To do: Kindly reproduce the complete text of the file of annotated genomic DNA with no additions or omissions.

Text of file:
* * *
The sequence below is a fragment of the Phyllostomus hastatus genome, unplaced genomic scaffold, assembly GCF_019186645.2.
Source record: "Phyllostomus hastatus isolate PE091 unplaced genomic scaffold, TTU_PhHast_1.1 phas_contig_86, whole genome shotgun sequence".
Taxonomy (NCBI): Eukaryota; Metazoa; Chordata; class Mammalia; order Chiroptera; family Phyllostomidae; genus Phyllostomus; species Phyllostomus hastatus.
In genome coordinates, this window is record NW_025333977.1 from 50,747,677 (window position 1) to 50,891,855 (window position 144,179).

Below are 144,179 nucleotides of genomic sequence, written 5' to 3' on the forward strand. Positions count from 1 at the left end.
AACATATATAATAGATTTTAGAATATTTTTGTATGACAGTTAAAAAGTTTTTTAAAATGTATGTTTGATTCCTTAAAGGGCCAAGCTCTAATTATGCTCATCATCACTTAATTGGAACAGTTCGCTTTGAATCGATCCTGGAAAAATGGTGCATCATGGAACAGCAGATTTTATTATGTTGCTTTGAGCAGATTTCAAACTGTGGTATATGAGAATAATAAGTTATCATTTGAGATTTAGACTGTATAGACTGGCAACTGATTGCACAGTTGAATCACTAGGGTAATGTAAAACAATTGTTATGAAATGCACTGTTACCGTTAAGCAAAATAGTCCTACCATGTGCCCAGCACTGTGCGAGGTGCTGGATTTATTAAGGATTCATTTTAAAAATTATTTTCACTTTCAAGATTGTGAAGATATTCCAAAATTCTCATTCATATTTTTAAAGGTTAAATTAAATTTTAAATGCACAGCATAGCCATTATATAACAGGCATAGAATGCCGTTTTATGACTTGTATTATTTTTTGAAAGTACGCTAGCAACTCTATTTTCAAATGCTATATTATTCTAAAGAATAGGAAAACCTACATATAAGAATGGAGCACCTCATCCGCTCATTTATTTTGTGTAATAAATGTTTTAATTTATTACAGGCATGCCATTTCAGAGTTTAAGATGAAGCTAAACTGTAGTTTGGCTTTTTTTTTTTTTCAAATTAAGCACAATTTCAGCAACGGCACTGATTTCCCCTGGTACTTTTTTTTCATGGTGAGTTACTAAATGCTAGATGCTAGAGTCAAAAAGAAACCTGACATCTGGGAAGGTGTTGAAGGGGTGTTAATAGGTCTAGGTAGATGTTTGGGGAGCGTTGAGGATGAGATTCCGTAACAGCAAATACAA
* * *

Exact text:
The sequence below is a fragment of the Phyllostomus hastatus genome, unplaced genomic scaffold, assembly GCF_019186645.2.
Source record: "Phyllostomus hastatus isolate PE091 unplaced genomic scaffold, TTU_PhHast_1.1 phas_contig_86, whole genome shotgun sequence".
Taxonomy (NCBI): Eukaryota; Metazoa; Chordata; class Mammalia; order Chiroptera; family Phyllostomidae; genus Phyllostomus; species Phyllostomus hastatus.
In genome coordinates, this window is record NW_025333977.1 from 50,747,677 (window position 1) to 50,891,855 (window position 144,179).

Below are 144,179 nucleotides of genomic sequence, written 5' to 3' on the forward strand. Positions count from 1 at the left end.
AACATATATAATAGATTTTAGAATATTTTTGTATGACAGTTAAAAAGTTTTTTAAAATGTATGTTTGATTCCTTAAAGGGCCAAGCTCTAATTATGCTCATCATCACTTAATTGGAACAGTTCGCTTTGAATCGATCCTGGAAAAATGGTGCATCATGGAACAGCAGATTTTATTATGTTGCTTTGAGCAGATTTCAAACTGTGGTATATGAGAATAATAAGTTATCATTTGAGATTTAGACTGTATAGACTGGCAACTGATTGCACAGTTGAATCACTAGGGTAATGTAAAACAATTGTTATGAAATGCACTGTTACCGTTAAGCAAAATAGTCCTACCATGTGCCCAGCACTGTGCGAGGTGCTGGATTTATTAAGGATTCATTTTAAAAATTATTTTCACTTTCAAGATTGTGAAGATATTCCAAAATTCTCATTCATATTTTTAAAGGTTAAATTAAATTTTAAATGCACAGCATAGCCATTATATAACAGGCATAGAATGCCGTTTTATGACTTGTATTATTTTTTGAAAGTACGCTAGCAACTCTATTTTCAAATGCTATATTATTCTAAAGAATAGGAAAACCTACATATAAGAATGGAGCACCTCATCCGCTCATTTATTTTGTGTAATAAATGTTTTAATTTATTACAGGCATGCCATTTCAGAGTTTAAGATGAAGCTAAACTGTAGTTTGGCTTTTTTTTTTTTTCAAATTAAGCACAATTTCAGCAACGGCACTGATTTCCCCTGGTACTTTTTTTTCATGGTGAGTTACTAAATGCTAGATGCTAGAGTCAAAAAGAAACCTGACATCTGGGAAGGTGTTGAAGGGGTGTTAATAGGTCTAGGTAGATGTTTGGGGAGCGTTGAGGATGAGATTCCGTAACAGCAAATACAA